Simply Superb Spring Soup

Dairy Free, Gluten Free, Passover, soups and stews, Spring, Vegan, vegetarian, Wheat Free

Oh spring, you are here.

I have been waiting for you.

Unfortunately, along with spring comes wild and frenetic recital madness at our little ballet school. Even my usually calm and collected teaching partner, Kirsta, has admitted to feeling frazzled — which scares me. Our students seem to have little interest in learning choreography or doing anything really, beyond running around the studio, shrieking, and jumping on each other (spring fever), and if you have never had to costume dozens of squirming 4 and 5 year-olds, then let me assure you, it is like trying to dress an army of epileptic octopuses.

When things get hectic at school, our house begins to resemble the inside of my locker at the Dance Complex (where we teach our classes). Bits of fabric, ribbons, CDs, ballet books, and socks are strewn about. Along with the odd half-eaten banana, empty tea mugs, paper bags, scissors, yesterday’s clothes and a leotard or two. Time to cook becomes scarce, thai take-out, a little more prevalent. Fortunately there are recipes out there such as this incredibly easy, quick and delicious spring soup. For the amount of prep time this soup required, I was expecting something edible, but hardly memorable. I was very wrong.

Make this soup when you are busy, when you aren’t, as the first course of a fancy dinner, as a simple supper with some crusty bread and a fried egg — it can really fit in just about anywhere. Enjoy!

Fresh Pea and Mint Soup, adapted from Bon Apetit, April 2010

Unlike the split pea soup that many of you may have grown up with, this soup is lighter in color and texture, with the mint and shallots giving it a wonderful delicateness. Even if you think pea soup is not your thing, this one is worth a shot.


2 tablespoons olive oil

1 2/3 cups chopped shallots (about 6 very large)

2 garlic cloves, minced

8 cups shelled fresh peas (from about 5 pounds peas in pods) or two 16-ounce bags frozen petite peas, unthawed (I used frozen, with fantastic results, just make sure they are petite)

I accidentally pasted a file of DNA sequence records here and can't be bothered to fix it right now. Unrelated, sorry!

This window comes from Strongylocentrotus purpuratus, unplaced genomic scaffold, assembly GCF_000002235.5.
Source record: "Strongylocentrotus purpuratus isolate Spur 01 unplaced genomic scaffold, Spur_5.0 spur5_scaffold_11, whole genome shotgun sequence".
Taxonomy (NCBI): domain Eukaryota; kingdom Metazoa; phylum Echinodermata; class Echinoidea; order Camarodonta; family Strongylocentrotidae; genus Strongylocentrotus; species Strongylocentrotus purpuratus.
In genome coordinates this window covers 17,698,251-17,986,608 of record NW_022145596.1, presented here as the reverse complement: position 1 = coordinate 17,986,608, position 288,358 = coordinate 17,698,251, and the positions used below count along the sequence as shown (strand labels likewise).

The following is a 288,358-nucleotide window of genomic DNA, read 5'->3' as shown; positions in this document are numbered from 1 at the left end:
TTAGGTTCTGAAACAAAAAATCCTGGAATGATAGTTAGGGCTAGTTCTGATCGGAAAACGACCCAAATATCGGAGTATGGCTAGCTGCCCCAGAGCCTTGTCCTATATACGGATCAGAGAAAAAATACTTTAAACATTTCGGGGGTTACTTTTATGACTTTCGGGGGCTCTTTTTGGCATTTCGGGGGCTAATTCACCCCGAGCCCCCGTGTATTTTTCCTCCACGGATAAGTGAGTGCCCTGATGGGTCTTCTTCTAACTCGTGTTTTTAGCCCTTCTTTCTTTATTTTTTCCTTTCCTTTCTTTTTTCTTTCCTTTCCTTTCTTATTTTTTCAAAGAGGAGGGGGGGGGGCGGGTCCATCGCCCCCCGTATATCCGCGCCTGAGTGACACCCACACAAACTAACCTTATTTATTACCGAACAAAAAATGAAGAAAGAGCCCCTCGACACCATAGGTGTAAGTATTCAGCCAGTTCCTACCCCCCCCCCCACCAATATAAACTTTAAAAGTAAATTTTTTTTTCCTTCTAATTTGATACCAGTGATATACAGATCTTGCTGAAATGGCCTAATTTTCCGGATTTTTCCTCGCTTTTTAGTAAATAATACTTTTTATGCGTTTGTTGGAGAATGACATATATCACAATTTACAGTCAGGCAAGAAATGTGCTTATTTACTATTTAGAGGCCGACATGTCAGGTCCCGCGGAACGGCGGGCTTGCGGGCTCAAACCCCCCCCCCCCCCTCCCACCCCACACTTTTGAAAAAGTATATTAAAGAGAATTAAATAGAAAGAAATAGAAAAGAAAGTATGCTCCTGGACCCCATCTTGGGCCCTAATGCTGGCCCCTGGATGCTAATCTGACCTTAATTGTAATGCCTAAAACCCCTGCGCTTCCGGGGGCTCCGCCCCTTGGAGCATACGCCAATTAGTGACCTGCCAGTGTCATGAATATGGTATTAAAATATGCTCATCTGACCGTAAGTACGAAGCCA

5 1/2 cups vegetable broth (I use the Whole Foods 365 brand, it is quite tasty and often on sale) 

1/4 cup chopped fresh mint plus additional for garnish


Heat oil in heavy large pot over medium heat. Add shallots and garlic. Sauté until tender, about 7 minutes. Add peas and stir 1 minute. Add 5 1/2 cups broth and bring to simmer. Cook until peas are very tender, about 8 minutes.

Cool 15 minutes. Puree soup and 1/4 cup chopped mint in batches in blender until smooth or use a hand-held immersion blender. Return to same pot; thin with more broth by 1/4 cupfuls, if desired. DO AHEAD: Can be made 1 day ahead. Cool, cover, and chill.

Re-warm soup over medium-low heat. Season to taste with salt and pepper. Ladle into bowls; garnish with additional mint.

Rethinking Passover, with apologies to Mom

Dairy Free, dessert, Fruit Pies, Gluten Free, Passover, soups and stews, Vegan, vegetarian, Wheat Free

Look, I hate to be one to further stereotypes, but the Jews are a people completely and utterly obsessed with food. Whether this fixation stems from religious restricions on certain foods and food-combinations, from the lean, war years, or from what appears to be a genetic predisposition to weakened stomach conditions, I really have no idea. The irony of this is that a lot of the well-known (Eastern European) Jewish food in the US leaves a lot of be desired, and no holiday exemplifies this lack of gastronomical appeal quite like Passover.

It’s silly really. The restrictions on this holiday, depending on how you interpret the law, are relatively few. In fact, many folks out there who are gluten intolerant, or have a wheat or yeast allergy, eat according to Passover laws all year round. And yet for some reason many of the traditional foods for this spring-time celebration of the Jewish Exodus are heavy, egg-laden, fiber-deprived, lumpy, oily, uninspired catastrophes.